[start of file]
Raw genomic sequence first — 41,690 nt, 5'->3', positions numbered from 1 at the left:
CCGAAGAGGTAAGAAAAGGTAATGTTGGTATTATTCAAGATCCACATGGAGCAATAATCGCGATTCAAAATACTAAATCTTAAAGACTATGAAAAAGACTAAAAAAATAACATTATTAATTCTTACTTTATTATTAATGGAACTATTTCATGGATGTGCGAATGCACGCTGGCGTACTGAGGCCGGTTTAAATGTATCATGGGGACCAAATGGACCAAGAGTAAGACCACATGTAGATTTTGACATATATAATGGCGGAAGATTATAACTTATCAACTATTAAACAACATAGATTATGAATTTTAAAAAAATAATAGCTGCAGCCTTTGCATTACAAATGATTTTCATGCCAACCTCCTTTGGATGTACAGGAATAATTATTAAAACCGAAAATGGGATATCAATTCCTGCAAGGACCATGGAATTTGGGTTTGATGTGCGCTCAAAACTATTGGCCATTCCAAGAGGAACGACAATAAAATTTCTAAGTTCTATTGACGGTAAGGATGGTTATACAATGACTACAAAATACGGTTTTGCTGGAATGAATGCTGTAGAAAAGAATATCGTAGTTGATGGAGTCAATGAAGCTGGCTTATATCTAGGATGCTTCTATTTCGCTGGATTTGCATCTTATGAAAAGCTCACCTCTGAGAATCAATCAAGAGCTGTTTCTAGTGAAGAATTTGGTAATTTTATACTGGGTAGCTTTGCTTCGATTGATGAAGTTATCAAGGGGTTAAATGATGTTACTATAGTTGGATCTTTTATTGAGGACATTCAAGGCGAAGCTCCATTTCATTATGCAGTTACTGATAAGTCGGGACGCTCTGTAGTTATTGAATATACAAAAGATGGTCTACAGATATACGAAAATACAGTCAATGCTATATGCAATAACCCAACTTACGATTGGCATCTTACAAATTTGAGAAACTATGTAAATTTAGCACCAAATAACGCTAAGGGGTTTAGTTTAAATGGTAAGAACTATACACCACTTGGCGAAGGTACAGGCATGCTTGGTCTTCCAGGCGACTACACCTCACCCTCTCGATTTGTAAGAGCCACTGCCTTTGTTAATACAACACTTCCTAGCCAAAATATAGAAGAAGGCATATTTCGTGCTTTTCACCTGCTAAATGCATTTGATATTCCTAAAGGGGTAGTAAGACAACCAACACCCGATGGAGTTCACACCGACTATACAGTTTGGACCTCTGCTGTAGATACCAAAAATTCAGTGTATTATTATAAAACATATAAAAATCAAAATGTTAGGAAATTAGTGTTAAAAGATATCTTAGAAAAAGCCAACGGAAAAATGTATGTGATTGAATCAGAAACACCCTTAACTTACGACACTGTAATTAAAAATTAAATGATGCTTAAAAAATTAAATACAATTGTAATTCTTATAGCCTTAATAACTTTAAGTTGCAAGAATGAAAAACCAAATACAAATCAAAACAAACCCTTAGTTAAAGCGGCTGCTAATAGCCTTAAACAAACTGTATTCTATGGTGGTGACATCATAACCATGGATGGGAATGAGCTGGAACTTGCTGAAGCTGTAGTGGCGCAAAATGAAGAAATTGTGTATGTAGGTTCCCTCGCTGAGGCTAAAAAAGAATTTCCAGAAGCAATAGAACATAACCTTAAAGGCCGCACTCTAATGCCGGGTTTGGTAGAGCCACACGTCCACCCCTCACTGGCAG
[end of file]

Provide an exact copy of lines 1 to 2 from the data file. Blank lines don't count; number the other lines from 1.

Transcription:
Raw genomic sequence first — 41,690 nt, 5'->3', positions numbered from 1 at the left:
CCGAAGAGGTAAGAAAAGGTAATGTTGGTATTATTCAAGATCCACATGGAGCAATAATCGCGATTCAAAATACTAAATCTTAAAGACTATGAAAAAGACTAAAAAAATAACATTATTAATTCTTACTTTATTATTAATGGAACTATTTCATGGATGTGCGAATGCACGCTGGCGTACTGAGGCCGGTTTAAATGTATCATGGGGACCAAATGGACCAAGAGTAAGACCACATGTAGATTTTGACATATATAATGGCGGAAGATTATAACTTATCAACTATTAAACAACATAGATTATGAATTTTAAAAAAATAATAGCTGCAGCCTTTGCATTACAAATGATTTTCATGCCAACCTCCTTTGGATGTACAGGAATAATTATTAAAACCGAAAATGGGATATCAATTCCTGCAAGGACCATGGAATTTGGGTTTGATGTGCGCTCAAAACTATTGGCCATTCCAAGAGGAACGACAATAAAATTTCTAAGTTCTATTGACGGTAAGGATGGTTATACAATGACTACAAAATACGGTTTTGCTGGAATGAATGCTGTAGAAAAGAATATCGTAGTTGATGGAGTCAATGAAGCTGGCTTATATCTAGGATGCTTCTATTTCGCTGGATTTGCATCTTATGAAAAGCTCACCTCTGAGAATCAATCAAGAGCTGTTTCTAGTGAAGAATTTGGTAATTTTATACTGGGTAGCTTTGCTTCGATTGATGAAGTTATCAAGGGGTTAAATGATGTTACTATAGTTGGATCTTTTATTGAGGACATTCAAGGCGAAGCTCCATTTCATTATGCAGTTACTGATAAGTCGGGACGCTCTGTAGTTATTGAATATACAAAAGATGGTCTACAGATATACGAAAATACAGTCAATGCTATATGCAATAACCCAACTTACGATTGGCATCTTACAAATTTGAGAAACTATGTAAATTTAGCACCAAATAACGCTAAGGGGTTTAGTTTAAATGGTAAGAACTATACACCACTTGGCGAAGGTACAGGCATGCTTGGTCTTCCAGGCGACTACACCTCACCCTCTCGATTTGTAAGAGCCACTGCCTTTGTTAATACAACACTTCCTAGCCAAAATATAGAAGAAGGCATATTTCGTGCTTTTCACCTGCTAAATGCATTTGATATTCCTAAAGGGGTAGTAAGACAACCAACACCCGATGGAGTTCACACCGACTATACAGTTTGGACCTCTGCTGTAGATACCAAAAATTCAGTGTATTATTATAAAACATATAAAAATCAAAATGTTAGGAAATTAGTGTTAAAAGATATCTTAGAAAAAGCCAACGGAAAAATGTATGTGATTGAATCAGAAACACCCTTAACTTACGACACTGTAATTAAAAATTAAATGATGCTTAAAAAATTAAATACAATTGTAATTCTTATAGCCTTAATAACTTTAAGTTGCAAGAATGAAAAACCAAATACAAATCAAAACAAACCCTTAGTTAAAGCGGCTGCTAATAGCCTTAAACAAACTGTATTCTATGGTGGTGACATCATAACCATGGATGGGAATGAGCTGGAACTTGCTGAAGCTGTAGTGGCGCAAAATGAAGAAATTGTGTATGTAGGTTCCCTCGCTGAGGCTAAAAAAGAATTTCCAGAAGCAATAGAACATAACCTTAAAGGCCGCACTCTAATGCCGGGTTTGGTAGAGCCACACGTCCACCCCTCACTGGCAG